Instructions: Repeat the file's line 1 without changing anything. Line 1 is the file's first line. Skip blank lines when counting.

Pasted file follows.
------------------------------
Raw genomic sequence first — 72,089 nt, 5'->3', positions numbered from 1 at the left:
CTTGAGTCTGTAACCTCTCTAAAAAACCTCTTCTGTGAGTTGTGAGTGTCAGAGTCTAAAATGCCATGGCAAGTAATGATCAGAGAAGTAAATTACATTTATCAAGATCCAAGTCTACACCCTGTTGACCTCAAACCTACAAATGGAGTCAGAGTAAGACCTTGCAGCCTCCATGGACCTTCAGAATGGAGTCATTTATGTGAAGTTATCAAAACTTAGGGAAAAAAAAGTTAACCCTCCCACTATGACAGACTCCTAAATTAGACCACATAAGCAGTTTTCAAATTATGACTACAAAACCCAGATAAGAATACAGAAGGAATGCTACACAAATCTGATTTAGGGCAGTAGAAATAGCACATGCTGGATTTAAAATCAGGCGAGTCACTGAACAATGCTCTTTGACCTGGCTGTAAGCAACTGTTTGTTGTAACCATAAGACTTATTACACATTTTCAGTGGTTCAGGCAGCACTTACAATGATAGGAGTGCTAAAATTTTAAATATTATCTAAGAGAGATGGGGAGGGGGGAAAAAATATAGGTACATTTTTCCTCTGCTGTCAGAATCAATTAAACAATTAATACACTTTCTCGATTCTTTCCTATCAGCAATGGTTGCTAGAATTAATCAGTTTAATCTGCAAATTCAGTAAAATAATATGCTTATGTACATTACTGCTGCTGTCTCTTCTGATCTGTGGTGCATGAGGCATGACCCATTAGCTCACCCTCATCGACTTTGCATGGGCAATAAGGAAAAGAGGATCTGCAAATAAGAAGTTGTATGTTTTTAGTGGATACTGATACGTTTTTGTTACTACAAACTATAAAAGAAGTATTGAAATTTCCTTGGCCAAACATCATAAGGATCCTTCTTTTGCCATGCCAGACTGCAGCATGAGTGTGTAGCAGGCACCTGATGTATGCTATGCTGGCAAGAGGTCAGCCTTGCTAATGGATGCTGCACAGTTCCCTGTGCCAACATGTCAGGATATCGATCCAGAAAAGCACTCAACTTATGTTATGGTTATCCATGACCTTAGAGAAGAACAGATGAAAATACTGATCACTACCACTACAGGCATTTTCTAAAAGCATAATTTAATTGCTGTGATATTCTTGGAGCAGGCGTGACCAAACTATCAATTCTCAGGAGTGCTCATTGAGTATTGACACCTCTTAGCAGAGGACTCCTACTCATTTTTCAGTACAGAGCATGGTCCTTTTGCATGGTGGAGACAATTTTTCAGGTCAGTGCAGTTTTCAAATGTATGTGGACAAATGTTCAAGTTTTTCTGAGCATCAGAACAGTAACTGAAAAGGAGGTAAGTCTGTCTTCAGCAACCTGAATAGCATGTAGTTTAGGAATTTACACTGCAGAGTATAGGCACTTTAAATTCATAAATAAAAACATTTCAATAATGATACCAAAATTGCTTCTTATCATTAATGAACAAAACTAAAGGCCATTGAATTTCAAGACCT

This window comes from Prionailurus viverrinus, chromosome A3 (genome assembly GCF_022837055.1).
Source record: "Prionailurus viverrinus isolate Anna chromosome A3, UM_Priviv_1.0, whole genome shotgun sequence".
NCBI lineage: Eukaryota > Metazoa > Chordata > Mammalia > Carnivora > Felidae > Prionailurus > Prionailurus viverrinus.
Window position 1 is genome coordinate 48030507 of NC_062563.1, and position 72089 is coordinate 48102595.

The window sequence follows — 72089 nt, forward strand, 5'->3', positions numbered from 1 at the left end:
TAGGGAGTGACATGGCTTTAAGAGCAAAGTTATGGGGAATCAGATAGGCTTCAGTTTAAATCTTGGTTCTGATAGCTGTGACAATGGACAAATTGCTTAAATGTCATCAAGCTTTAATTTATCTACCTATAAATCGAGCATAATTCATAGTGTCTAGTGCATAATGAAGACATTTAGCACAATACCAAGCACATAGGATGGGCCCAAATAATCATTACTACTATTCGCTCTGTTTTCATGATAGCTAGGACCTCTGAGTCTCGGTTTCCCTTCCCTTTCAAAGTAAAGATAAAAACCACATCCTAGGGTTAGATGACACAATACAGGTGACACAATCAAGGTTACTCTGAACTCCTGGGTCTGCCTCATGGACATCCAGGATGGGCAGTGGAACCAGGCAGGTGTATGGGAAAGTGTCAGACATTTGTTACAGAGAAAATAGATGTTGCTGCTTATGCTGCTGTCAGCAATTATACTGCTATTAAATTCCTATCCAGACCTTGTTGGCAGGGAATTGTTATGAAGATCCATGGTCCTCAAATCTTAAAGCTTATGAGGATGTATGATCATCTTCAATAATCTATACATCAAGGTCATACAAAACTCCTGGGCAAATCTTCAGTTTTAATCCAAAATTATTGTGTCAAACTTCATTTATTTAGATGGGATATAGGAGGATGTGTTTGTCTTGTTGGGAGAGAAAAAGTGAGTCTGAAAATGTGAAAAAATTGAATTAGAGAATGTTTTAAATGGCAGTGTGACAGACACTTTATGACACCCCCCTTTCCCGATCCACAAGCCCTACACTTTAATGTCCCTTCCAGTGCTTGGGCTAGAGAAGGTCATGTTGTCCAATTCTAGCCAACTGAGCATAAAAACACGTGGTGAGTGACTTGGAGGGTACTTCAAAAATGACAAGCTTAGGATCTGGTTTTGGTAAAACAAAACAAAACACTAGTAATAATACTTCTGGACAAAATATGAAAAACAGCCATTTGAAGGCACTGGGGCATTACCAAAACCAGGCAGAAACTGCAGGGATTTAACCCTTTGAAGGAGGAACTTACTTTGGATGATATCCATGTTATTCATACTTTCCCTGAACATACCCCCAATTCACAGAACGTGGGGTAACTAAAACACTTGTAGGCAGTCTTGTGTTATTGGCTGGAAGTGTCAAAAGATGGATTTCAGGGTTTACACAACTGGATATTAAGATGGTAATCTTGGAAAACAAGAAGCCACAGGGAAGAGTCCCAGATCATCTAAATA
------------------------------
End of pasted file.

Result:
Raw genomic sequence first — 72,089 nt, 5'->3', positions numbered from 1 at the left: